Michel Long, Ind 8,028 – 0 percent
James Higdon, Ind 8,021 – 0 percent
Troy Scoggin, Ind 7,086 – 0 percent
David Gatchell, Ind 6,460 – 0 percent

Green Presidential Candidate Visits Nashville

Promising to turn the White House “into a greenhouse,” Green Party presidential candidate Jill Stein brought a passionate message to a Nashville audience Thursday, reports Michael Cass. She urged listeners not to “waste” their votes on the major-party nominees.
Stein, who was arrested on a trespassing charge Wednesday while protesting construction of the Keystone XL pipeline in Texas, said neither President Barack Obama nor Republican candidate Mitt Romney would do what’s necessary to halt climate change, repair the economy or solve other pressing national problems.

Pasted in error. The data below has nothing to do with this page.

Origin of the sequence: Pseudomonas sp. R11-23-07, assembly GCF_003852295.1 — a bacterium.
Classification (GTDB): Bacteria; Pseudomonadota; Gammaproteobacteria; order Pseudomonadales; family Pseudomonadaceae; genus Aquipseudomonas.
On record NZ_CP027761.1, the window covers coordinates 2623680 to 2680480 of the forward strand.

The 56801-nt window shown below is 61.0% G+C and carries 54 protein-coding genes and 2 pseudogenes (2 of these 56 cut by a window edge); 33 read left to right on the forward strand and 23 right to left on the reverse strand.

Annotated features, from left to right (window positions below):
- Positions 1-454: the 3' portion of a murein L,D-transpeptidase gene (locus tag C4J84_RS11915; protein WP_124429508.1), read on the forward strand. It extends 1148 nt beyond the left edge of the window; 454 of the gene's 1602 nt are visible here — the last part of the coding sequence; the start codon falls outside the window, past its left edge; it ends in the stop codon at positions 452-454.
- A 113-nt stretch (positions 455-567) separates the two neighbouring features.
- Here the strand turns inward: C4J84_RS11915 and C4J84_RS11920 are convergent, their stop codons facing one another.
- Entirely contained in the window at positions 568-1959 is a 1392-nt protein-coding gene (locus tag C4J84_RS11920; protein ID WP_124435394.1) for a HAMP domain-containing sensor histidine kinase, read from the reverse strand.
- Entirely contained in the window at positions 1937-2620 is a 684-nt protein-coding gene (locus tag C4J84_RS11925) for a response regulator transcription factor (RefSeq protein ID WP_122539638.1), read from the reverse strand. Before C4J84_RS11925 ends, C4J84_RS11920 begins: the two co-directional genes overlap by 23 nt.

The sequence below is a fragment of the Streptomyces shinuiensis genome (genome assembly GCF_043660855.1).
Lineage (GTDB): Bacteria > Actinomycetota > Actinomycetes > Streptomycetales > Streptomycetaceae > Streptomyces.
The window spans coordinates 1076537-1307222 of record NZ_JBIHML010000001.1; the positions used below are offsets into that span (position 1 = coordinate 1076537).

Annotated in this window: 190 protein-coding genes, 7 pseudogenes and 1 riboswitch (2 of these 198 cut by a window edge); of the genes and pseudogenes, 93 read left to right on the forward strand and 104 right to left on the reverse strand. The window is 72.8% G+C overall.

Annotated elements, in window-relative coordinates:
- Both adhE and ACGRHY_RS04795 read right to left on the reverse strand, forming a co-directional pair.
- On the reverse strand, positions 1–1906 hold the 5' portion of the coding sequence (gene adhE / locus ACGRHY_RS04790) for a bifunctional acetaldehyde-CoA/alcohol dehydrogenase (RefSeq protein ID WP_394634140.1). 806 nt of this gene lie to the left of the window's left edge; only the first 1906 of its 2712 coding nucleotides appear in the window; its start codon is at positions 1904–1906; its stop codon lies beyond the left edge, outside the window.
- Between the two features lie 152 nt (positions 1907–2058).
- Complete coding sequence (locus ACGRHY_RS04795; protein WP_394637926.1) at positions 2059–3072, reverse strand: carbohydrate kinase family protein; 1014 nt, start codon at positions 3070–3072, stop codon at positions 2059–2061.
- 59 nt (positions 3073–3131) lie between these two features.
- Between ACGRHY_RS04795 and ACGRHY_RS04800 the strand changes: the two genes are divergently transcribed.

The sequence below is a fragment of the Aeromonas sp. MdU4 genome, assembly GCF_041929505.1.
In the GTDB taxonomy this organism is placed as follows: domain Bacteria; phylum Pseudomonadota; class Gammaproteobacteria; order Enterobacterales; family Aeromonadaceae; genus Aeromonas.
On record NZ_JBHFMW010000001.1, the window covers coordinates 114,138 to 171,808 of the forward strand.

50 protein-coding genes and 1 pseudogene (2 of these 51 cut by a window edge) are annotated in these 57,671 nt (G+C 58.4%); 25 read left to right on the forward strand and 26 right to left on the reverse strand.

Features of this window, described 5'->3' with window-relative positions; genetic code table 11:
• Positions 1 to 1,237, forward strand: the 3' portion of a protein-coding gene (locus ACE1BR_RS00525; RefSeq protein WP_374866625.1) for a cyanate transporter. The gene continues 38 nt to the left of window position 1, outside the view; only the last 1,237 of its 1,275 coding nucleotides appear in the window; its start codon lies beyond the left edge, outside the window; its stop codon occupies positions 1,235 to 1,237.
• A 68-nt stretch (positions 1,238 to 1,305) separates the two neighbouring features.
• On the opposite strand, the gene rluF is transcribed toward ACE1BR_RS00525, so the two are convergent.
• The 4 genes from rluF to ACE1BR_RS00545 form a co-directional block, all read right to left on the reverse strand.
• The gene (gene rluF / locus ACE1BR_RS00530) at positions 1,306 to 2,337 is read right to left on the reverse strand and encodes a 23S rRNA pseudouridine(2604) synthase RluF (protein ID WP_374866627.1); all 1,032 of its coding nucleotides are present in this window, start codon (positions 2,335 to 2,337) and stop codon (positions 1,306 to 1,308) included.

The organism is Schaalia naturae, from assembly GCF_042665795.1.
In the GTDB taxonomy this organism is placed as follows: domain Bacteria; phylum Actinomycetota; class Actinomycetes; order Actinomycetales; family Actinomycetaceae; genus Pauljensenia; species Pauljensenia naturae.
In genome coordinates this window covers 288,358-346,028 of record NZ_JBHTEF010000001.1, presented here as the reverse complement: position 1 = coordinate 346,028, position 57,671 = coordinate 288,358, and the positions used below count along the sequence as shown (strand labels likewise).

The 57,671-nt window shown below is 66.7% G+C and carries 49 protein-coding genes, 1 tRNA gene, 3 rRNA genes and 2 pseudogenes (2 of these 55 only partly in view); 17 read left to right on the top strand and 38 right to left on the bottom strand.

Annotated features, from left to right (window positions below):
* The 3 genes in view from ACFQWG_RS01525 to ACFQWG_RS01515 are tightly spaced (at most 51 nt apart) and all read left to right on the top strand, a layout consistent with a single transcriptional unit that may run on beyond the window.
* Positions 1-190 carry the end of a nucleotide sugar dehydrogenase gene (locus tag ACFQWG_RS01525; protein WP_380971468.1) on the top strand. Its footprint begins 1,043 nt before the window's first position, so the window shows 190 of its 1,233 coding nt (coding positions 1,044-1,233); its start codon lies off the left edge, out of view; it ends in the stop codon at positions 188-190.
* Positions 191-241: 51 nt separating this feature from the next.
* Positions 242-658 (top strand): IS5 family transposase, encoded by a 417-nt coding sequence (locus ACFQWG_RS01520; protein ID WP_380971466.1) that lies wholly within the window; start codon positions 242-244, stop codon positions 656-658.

“Who are things getting better for? The CEOs, the 1 percent,” she said.
Stein, a physician who ran against Romney for the Massachusetts governor’s office in 2002, spoke to more than 50 people — including at least two other Green Party candidates — at a house party in Bellevue. She visited a Pleasant Hill church, Middle Tennessee State University in Murfreesboro and Tennessee Tech University in Cookeville earlier in the day.
She arrived during the first election cycle when the Green Party has had a line on the ballot in Tennessee, and Green candidates are seeking congressional and state legislative seats as well as the presidency.